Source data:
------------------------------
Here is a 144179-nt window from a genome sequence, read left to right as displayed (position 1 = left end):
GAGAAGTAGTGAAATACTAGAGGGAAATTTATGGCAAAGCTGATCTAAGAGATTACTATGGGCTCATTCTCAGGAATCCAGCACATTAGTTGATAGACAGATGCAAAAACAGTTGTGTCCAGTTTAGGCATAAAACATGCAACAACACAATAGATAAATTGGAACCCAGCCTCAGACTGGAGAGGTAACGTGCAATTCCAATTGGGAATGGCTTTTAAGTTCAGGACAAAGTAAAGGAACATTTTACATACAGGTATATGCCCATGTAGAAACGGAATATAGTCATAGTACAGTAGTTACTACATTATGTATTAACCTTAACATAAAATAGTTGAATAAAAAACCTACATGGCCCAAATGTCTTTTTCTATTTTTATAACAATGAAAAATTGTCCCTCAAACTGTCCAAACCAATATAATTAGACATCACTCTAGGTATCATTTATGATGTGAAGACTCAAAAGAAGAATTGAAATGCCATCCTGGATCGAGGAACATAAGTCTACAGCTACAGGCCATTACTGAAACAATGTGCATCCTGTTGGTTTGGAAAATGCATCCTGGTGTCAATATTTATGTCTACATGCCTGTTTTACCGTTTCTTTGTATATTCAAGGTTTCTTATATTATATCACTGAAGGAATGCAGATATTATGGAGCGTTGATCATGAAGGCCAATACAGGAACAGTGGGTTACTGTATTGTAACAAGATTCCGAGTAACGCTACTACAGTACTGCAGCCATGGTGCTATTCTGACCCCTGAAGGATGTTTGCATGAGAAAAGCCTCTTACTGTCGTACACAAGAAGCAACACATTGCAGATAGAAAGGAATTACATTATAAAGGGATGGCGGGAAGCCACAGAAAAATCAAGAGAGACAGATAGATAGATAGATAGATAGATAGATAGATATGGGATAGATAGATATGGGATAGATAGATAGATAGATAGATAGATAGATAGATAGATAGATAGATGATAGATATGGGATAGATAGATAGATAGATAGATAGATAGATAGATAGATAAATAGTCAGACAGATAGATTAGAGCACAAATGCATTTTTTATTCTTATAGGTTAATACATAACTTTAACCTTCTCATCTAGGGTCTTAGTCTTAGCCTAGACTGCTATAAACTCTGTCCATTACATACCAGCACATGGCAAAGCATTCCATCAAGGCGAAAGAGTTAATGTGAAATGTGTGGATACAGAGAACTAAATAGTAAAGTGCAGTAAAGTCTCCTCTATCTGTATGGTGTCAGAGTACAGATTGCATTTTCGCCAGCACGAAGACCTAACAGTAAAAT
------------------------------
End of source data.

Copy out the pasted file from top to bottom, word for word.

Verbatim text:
Here is a 144179-nt window from a genome sequence, read left to right as displayed (position 1 = left end):
GAGAAGTAGTGAAATACTAGAGGGAAATTTATGGCAAAGCTGATCTAAGAGATTACTATGGGCTCATTCTCAGGAATCCAGCACATTAGTTGATAGACAGATGCAAAAACAGTTGTGTCCAGTTTAGGCATAAAACATGCAACAACACAATAGATAAATTGGAACCCAGCCTCAGACTGGAGAGGTAACGTGCAATTCCAATTGGGAATGGCTTTTAAGTTCAGGACAAAGTAAAGGAACATTTTACATACAGGTATATGCCCATGTAGAAACGGAATATAGTCATAGTACAGTAGTTACTACATTATGTATTAACCTTAACATAAAATAGTTGAATAAAAAACCTACATGGCCCAAATGTCTTTTTCTATTTTTATAACAATGAAAAATTGTCCCTCAAACTGTCCAAACCAATATAATTAGACATCACTCTAGGTATCATTTATGATGTGAAGACTCAAAAGAAGAATTGAAATGCCATCCTGGATCGAGGAACATAAGTCTACAGCTACAGGCCATTACTGAAACAATGTGCATCCTGTTGGTTTGGAAAATGCATCCTGGTGTCAATATTTATGTCTACATGCCTGTTTTACCGTTTCTTTGTATATTCAAGGTTTCTTATATTATATCACTGAAGGAATGCAGATATTATGGAGCGTTGATCATGAAGGCCAATACAGGAACAGTGGGTTACTGTATTGTAACAAGATTCCGAGTAACGCTACTACAGTACTGCAGCCATGGTGCTATTCTGACCCCTGAAGGATGTTTGCATGAGAAAAGCCTCTTACTGTCGTACACAAGAAGCAACACATTGCAGATAGAAAGGAATTACATTATAAAGGGATGGCGGGAAGCCACAGAAAAATCAAGAGAGACAGATAGATAGATAGATAGATAGATAGATAGATATGGGATAGATAGATATGGGATAGATAGATAGATAGATAGATAGATAGATAGATAGATAGATAGATGATAGATATGGGATAGATAGATAGATAGATAGATAGATAGATAGATAGATAAATAGTCAGACAGATAGATTAGAGCACAAATGCATTTTTTATTCTTATAGGTTAATACATAACTTTAACCTTCTCATCTAGGGTCTTAGTCTTAGCCTAGACTGCTATAAACTCTGTCCATTACATACCAGCACATGGCAAAGCATTCCATCAAGGCGAAAGAGTTAATGTGAAATGTGTGGATACAGAGAACTAAATAGTAAAGTGCAGTAAAGTCTCCTCTATCTGTATGGTGTCAGAGTACAGATTGCATTTTCGCCAGCACGAAGACCTAACAGTAAAAT